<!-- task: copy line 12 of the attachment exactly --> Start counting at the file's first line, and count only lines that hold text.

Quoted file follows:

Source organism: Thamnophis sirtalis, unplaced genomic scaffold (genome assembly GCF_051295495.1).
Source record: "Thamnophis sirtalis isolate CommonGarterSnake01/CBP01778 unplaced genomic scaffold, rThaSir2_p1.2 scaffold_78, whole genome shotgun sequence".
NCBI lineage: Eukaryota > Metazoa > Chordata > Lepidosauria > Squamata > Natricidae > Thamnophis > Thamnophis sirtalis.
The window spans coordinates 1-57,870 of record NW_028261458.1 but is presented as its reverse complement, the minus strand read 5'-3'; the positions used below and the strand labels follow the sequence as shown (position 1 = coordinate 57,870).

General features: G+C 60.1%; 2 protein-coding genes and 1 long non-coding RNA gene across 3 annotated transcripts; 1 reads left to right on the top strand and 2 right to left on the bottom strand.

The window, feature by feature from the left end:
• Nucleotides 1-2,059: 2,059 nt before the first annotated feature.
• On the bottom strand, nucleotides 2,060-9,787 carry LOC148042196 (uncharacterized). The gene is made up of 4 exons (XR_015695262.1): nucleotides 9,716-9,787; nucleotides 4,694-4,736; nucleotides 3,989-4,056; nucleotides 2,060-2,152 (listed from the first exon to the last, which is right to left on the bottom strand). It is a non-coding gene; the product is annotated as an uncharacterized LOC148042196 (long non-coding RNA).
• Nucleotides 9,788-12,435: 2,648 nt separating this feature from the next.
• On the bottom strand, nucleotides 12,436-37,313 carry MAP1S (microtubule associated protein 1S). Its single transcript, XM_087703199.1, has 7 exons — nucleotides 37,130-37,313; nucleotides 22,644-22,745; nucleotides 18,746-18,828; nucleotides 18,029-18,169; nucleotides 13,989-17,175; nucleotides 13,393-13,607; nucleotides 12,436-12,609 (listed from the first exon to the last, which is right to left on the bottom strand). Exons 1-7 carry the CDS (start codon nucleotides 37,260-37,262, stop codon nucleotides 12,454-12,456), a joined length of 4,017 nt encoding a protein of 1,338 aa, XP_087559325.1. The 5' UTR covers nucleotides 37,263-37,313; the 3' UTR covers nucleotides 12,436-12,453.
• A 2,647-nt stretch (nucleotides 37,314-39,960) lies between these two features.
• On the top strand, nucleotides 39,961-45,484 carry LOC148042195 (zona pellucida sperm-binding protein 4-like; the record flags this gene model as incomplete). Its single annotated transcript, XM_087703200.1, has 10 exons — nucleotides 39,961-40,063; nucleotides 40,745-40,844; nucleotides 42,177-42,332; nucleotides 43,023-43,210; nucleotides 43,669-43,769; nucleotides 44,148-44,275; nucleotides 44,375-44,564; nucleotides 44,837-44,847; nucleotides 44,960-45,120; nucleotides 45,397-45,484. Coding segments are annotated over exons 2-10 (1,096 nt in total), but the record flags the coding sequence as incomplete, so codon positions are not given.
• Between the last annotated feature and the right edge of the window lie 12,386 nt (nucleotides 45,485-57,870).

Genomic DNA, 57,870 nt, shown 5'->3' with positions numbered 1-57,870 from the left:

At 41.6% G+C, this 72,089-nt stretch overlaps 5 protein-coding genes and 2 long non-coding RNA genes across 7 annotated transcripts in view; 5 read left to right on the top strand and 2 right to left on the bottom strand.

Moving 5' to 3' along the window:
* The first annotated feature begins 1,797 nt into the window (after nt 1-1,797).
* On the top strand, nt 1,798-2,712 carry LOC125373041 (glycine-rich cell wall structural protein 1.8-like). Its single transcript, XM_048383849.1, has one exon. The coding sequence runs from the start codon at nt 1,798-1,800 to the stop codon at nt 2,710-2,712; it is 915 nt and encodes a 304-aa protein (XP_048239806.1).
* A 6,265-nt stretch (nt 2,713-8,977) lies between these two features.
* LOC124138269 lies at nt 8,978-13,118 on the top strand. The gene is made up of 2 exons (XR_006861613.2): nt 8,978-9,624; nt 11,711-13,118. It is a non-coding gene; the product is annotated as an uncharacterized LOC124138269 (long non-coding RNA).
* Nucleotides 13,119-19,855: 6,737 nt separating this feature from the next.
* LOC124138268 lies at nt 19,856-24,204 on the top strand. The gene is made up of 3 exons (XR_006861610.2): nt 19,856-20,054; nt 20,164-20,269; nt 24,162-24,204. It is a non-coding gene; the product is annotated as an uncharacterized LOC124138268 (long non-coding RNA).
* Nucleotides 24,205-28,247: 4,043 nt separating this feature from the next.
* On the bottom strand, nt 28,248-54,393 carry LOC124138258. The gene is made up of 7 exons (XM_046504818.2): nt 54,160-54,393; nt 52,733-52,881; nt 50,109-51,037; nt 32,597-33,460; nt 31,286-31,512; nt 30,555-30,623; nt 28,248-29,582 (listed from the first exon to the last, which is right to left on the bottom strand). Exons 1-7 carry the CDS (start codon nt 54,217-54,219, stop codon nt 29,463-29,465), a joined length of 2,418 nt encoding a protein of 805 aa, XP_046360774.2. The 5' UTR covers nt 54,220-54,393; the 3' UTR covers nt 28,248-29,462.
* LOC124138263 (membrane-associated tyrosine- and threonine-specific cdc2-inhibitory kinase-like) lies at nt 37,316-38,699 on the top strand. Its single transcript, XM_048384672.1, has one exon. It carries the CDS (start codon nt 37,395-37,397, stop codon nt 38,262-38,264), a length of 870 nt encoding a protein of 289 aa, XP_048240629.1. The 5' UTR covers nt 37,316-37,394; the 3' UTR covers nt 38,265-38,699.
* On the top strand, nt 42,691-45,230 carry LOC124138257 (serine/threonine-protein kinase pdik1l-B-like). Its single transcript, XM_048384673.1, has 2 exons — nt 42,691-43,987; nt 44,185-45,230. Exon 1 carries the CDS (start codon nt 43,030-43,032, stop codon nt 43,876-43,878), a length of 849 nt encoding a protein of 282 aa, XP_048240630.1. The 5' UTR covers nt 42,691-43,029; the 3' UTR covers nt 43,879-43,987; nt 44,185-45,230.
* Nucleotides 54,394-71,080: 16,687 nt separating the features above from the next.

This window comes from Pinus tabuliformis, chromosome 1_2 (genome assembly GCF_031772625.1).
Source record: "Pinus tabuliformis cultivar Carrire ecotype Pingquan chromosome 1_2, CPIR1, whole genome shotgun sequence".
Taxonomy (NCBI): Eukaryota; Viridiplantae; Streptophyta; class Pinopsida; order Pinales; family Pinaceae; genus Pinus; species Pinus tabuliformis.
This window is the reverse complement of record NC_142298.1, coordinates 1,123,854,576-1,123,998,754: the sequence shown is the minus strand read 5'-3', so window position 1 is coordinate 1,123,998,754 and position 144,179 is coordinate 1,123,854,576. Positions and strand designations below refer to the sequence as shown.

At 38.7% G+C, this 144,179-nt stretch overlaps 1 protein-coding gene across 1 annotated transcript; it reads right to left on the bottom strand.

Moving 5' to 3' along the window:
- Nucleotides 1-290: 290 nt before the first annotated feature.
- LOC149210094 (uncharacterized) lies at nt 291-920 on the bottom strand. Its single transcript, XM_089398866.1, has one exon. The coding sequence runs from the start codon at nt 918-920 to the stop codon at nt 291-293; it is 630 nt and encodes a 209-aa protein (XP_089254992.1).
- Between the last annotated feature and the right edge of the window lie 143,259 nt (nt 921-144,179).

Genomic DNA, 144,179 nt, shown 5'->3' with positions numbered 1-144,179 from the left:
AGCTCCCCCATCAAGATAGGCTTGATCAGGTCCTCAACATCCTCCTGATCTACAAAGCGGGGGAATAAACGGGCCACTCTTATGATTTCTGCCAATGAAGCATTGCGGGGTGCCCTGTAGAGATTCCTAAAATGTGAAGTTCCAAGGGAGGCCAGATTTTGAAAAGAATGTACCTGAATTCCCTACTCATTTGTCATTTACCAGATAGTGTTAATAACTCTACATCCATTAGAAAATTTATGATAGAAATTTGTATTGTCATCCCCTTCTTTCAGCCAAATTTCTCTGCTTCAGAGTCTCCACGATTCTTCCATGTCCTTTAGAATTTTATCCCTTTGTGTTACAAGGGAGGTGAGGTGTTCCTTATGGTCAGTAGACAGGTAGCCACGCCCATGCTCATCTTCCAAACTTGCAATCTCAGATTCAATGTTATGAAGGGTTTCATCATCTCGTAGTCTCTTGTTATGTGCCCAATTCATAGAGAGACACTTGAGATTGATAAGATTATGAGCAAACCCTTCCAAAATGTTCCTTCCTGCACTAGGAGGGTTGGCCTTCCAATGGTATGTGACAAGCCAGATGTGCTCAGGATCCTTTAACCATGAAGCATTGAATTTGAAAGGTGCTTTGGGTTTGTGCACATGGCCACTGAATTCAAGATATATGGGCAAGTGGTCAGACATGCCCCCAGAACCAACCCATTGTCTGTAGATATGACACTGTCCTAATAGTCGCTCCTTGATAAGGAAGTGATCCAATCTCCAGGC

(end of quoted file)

• On the top strand, nucleotides 39,961-45,484 carry LOC148042195 (zona pellucida sperm-binding protein 4-like; the record flags this gene model as incomplete). Its single annotated transcript, XM_087703200.1, has 10 exons — nucleotides 39,961-40,063; nucleotides 40,745-40,844; nucleotides 42,177-42,332; nucleotides 43,023-43,210; nucleotides 43,669-43,769; nucleotides 44,148-44,275; nucleotides 44,375-44,564; nucleotides 44,837-44,847; nucleotides 44,960-45,120; nucleotides 45,397-45,484. Coding segments are annotated over exons 2-10 (1,096 nt in total), but the record flags the coding sequence as incomplete, so codon positions are not given.